CF, KF, ISO, and the odd flange blues

Current images of fusor efforts, components, etc. Try to continuously update from your name, a current photo using edit function. Title post with your name once only. Change image and text as needed. See first posting for details.
User avatar
Rich Feldman
Posts: 1289
Joined: Mon Dec 21, 2009 11:59 pm
Real name: Rich Feldman
Location: Santa Clara County, CA, USA

Re: CF, KF, ISO, and the odd flange blues

Post by Rich Feldman » Tue Jul 11, 2017 4:58 pm

Nice work there, Finn. Not sure if your drill-with-curly-chips pictures are dynamic (where are the oil and the smoke?) or a well-staged static view.

Re. tools & methods for cutting stainless steel. I think the amount of work is roughly proportional to the newly formed surface area of chips, shavings, swarf, or sparks and dust.

Don't forget hole saws. This thread has some good pictures. viewtopic.php?f=6&t=10954&p=72543 . I've hole-sawed mild steel more than 3/4" thick without surprises. The proper spindle RPM for stainless might well be a number with only two digits. Don't hold the workpiece in place with your hands.

For thin material, don't forget punches. Can make holes much faster & more accurately located than drilling. The Roper Whitney No. 5 Jr punch has the same design today as it did when introduced to me in 1974, before the name started with Roper.
whitney_punch_b.jpg (10.35 KiB) Viewed 1343 times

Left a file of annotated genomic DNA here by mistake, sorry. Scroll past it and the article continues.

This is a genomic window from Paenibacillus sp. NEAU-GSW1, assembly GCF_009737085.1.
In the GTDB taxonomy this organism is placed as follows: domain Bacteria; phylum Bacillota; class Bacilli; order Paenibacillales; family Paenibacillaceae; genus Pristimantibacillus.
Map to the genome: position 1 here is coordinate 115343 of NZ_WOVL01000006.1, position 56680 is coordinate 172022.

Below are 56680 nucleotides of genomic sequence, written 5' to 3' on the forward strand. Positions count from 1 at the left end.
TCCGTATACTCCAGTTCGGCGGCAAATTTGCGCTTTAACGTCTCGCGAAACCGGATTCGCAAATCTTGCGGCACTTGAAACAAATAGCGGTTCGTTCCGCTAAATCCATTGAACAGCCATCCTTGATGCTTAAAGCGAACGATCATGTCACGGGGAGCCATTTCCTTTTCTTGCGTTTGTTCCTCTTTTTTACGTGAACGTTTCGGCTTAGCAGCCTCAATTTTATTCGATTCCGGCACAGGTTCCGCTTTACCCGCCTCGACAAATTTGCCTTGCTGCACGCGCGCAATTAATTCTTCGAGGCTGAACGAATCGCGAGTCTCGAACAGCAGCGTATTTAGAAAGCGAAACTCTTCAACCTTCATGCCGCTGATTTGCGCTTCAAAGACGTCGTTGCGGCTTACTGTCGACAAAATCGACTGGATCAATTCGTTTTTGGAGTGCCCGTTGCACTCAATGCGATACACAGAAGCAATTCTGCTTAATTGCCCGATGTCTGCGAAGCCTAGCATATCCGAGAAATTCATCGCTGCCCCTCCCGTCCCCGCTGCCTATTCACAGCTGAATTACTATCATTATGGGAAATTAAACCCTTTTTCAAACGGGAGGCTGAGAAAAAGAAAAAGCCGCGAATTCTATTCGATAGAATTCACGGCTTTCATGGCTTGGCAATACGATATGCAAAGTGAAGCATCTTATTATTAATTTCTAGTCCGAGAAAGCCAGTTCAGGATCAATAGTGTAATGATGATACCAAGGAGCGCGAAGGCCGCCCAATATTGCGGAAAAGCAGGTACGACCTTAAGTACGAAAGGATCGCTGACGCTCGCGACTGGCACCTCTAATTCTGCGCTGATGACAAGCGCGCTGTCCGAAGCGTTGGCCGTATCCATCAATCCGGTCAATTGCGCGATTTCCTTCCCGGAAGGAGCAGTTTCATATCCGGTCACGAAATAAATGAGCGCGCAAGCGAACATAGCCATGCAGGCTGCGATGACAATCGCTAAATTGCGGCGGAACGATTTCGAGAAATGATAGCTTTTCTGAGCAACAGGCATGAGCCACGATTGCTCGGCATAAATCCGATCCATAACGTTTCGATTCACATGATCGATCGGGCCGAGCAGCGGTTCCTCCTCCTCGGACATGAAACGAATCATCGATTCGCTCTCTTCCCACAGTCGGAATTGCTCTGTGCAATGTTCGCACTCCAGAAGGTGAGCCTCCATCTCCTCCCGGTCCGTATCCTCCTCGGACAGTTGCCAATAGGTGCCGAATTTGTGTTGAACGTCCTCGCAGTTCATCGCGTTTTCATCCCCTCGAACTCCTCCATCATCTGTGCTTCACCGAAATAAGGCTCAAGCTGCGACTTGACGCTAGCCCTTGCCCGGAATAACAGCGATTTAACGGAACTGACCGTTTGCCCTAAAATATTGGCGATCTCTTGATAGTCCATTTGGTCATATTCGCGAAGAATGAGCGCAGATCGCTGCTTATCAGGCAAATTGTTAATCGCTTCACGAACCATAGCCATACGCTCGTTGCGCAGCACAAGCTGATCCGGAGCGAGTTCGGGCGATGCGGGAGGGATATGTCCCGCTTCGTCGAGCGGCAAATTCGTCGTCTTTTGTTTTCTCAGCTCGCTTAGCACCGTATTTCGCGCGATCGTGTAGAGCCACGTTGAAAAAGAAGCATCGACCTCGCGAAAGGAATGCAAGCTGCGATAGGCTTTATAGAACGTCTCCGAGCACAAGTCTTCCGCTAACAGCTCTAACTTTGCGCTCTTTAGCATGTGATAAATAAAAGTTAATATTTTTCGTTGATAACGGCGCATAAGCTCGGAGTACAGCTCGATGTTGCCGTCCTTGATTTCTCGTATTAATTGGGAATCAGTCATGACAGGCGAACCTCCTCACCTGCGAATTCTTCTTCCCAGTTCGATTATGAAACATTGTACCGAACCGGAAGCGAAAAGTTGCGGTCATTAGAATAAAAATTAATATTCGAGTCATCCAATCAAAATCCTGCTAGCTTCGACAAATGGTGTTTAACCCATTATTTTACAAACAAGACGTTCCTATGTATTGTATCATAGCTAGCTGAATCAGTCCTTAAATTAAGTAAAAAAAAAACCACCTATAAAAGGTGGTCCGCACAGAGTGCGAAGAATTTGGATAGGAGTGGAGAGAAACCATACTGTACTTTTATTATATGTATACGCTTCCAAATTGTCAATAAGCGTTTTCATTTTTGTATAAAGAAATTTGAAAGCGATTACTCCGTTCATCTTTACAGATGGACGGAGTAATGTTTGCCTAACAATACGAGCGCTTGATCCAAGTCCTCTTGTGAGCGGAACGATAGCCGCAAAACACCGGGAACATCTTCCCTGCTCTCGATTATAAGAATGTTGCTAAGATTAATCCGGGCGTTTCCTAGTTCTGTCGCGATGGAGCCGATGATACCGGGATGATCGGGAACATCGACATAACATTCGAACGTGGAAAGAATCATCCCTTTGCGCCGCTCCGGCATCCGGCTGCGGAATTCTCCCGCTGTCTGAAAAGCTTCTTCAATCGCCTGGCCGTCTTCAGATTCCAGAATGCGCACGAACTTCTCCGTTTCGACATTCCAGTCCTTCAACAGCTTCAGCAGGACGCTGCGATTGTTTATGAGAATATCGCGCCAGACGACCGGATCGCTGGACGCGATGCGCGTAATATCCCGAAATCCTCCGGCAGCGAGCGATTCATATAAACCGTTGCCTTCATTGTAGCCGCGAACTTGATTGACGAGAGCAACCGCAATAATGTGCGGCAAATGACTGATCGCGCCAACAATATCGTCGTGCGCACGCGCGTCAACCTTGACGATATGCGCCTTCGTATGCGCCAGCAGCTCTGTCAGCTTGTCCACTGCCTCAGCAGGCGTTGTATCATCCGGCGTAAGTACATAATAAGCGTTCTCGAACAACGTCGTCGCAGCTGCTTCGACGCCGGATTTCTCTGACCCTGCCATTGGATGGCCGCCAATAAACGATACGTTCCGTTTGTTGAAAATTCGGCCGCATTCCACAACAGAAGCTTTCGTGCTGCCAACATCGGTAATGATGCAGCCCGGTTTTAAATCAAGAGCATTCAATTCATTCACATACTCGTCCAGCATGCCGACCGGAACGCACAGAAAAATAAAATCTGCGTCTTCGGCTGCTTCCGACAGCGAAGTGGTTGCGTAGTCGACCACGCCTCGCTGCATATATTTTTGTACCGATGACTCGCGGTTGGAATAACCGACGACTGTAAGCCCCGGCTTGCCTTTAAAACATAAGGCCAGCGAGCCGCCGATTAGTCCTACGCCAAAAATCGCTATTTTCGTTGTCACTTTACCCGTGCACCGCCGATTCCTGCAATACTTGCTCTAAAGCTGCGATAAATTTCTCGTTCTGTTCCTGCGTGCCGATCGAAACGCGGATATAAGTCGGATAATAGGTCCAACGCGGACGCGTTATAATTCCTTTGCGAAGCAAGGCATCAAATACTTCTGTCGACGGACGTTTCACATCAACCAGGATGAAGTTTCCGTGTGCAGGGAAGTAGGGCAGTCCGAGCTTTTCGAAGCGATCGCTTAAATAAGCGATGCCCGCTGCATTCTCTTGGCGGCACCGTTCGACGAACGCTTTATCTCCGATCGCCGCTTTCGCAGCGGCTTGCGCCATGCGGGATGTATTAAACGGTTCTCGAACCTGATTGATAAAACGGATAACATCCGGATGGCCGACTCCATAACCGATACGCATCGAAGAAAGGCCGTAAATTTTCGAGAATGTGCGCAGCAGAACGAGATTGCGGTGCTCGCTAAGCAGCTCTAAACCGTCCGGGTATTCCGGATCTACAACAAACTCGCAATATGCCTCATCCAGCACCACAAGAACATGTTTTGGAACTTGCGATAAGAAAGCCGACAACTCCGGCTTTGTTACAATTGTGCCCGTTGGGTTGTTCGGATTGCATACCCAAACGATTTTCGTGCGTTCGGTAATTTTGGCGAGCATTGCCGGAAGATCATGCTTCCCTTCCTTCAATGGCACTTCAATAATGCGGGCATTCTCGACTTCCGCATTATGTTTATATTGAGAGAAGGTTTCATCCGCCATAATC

I used mine last night. Will have to try it on 0.062" stainless -- the mfr's tables say it ought to work.
All models are wrong; some models are useful. -- George Box

Jerry Biehler
Posts: 895
Joined: Tue Nov 24, 2009 8:08 am
Real name:
Location: Beaverton, OR

Re: CF, KF, ISO, and the odd flange blues

Post by Jerry Biehler » Wed Jul 12, 2017 1:37 am

Stainless is easy to work as long as you make sure when cutting and drilling that you do not let up on cutting pressure and let the tool rub instead of cut. Stainless work hardens immediately which usually means frying a tool or getting out some carbide.

Also, cutting fluid is not a lubricant, it is actually the opposite, it encourages metal to metal contact while keeping chips from welding to the tool or to the work and drawing the heat away. Don't try to use stuff like oil, it can make things worse than trying to cut dry. I use the green synthetic LPS Tapmagic for hand stuff. For the bandsaw I use one of the cutting wax sticks and for the cnc mill and lathe I use Trico TC-1 with a Bujur misting system. Though for lathe and mill work a lot of stainless stuff is cut dry with modern tool coatings.

User avatar
Bob Reite
Posts: 377
Joined: Mon Aug 26, 2013 1:03 am
Real name: Bob Reite
Location: Wilkes Barre/Scranton area

Re: CF, KF, ISO, and the odd flange blues

Post by Bob Reite » Wed Jul 12, 2017 2:47 am

LPS Tapmatic is great stuff!
The more reactive the materials, the more spectacular the failures.
The testing isn't over until the prototype is destroyed.

User avatar
Finn Hammer
Posts: 85
Joined: Sat Mar 05, 2016 12:21 pm
Real name: Finn Hammer

Re: CF, KF, ISO, and the odd flange blues

Post by Finn Hammer » Wed Jul 12, 2017 8:47 pm


The pictures are staged indeed, with a twist!
What you see is not the drilling operation, instead I wanted to show off the fancy Titanium coated, spirally fluted 8mm metric threading tap, making its way to the bottom of the hole lubricated by Rocol cutting paste, the brown stuff you see at the edge of the hole.

Cheers, Finn Hammer

Post Reply